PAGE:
Employees who possess cross-cultural capabilities are increasingly sought after due to unparalleled numbers of cross-cultural interactions. Previous research has primarily focused on the bright side of these capabilities, including important individual and work outcomes. In contrast, the purpose of this study is to demonstrate that the cross-cultural capability of cultural intelligence (CQ) can lead to both positive and negative outcomes. Applying the general theory of confluence, we propose that expatriates high in CQ excel in customer relationship performance, while simultaneously behaving opportunistically. We also suggest that ethical relativism moderates these relationships. Using mixed methods, four separate studies generally support our predictions while also deepening our understanding of various forms of opportunism and the mechanism behind two seemingly opposing effects. Conceptual and managerial implications of CQ for opportunism, customer relationship performance, and ethics are discussed.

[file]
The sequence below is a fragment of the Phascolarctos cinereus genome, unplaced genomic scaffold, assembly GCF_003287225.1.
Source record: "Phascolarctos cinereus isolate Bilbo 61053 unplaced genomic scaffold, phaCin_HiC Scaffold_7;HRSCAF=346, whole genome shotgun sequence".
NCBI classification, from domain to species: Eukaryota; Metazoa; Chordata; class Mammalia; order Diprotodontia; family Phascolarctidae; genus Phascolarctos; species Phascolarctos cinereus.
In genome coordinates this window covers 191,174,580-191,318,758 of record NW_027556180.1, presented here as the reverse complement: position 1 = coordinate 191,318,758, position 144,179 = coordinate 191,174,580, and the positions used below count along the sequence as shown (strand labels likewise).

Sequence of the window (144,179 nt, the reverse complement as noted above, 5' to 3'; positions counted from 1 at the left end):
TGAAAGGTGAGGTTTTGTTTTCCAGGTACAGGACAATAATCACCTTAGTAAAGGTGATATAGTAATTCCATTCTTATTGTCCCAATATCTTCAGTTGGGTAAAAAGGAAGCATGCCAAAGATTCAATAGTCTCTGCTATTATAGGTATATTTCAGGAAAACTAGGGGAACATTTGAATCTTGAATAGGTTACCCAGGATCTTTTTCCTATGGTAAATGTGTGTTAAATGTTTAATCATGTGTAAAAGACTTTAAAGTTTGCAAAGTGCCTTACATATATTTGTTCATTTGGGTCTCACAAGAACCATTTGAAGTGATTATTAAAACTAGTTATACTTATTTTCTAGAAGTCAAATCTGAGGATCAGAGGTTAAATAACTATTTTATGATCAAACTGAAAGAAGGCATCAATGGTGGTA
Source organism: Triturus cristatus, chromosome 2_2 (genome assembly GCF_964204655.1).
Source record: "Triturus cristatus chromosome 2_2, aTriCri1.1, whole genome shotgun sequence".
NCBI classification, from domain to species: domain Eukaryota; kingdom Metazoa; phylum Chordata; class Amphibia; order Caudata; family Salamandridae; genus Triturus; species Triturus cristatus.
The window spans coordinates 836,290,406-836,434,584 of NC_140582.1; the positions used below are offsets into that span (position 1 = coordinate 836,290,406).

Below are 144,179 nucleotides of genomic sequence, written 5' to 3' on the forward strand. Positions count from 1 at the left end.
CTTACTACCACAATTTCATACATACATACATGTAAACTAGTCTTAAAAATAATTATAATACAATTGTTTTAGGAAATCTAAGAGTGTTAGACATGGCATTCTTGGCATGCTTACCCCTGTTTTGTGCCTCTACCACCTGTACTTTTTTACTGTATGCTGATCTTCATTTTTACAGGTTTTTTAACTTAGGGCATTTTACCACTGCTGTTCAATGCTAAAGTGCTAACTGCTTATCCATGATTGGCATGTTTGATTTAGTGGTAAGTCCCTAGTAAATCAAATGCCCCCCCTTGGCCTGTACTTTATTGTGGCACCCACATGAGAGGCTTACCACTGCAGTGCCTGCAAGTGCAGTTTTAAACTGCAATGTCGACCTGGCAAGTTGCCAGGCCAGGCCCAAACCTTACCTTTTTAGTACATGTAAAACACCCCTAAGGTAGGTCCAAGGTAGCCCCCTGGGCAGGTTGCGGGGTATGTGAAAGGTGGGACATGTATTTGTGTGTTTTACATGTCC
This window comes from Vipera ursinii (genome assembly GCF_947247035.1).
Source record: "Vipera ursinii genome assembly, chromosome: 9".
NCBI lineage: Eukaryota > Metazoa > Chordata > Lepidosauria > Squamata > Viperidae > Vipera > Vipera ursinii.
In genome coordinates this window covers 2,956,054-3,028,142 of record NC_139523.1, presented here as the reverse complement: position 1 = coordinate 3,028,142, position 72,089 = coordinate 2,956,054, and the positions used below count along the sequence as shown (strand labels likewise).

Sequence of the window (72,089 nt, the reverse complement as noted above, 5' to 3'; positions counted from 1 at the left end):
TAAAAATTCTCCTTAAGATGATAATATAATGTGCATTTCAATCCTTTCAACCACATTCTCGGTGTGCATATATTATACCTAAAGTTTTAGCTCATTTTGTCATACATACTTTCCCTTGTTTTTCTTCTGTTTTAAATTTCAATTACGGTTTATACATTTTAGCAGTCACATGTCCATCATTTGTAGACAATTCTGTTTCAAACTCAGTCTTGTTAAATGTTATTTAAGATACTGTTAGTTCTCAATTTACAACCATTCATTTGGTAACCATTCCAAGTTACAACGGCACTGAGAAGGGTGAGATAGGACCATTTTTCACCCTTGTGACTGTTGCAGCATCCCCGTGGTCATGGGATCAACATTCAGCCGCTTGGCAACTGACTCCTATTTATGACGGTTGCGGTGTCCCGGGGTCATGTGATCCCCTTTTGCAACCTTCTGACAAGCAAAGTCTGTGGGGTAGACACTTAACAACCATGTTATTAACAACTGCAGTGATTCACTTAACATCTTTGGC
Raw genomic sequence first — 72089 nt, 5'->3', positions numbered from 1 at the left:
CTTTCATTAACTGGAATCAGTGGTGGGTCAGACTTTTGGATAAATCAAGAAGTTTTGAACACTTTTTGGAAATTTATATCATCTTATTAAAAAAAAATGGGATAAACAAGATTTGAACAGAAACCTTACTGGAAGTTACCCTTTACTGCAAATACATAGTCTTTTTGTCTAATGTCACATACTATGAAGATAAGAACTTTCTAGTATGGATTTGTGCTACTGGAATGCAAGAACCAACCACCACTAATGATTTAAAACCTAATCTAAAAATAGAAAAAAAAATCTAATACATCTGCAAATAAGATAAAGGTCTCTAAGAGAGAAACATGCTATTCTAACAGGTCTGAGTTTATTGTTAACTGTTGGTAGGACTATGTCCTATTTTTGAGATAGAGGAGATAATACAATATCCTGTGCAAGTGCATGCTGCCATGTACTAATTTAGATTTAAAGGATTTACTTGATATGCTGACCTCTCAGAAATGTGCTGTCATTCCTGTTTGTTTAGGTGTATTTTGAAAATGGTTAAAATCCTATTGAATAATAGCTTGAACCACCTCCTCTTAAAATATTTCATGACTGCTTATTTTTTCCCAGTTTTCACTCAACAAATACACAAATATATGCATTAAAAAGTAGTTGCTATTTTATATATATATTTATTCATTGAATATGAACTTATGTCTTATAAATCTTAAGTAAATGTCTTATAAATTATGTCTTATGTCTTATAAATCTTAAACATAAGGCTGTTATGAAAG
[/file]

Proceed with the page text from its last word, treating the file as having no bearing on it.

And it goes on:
Perinatal exposure to alcohol (PEA) induces general developmental and specific neuropsychiatric disturbances in association with disturbed synaptic plasticity and functions of the amino acid neurotransmitter glutamate.
We were interested in effects of ethanol during the terminal neurodevelopmental differentiation on glutamatergic neurotransmission.
To establish an animal model based on vapor chamber exposure and to assess the expression of vGluT1, EAAT1 to 4, NMDA receptor (NR) subunits 1, 2A to D and NR binding with 3H-labeled MK 801.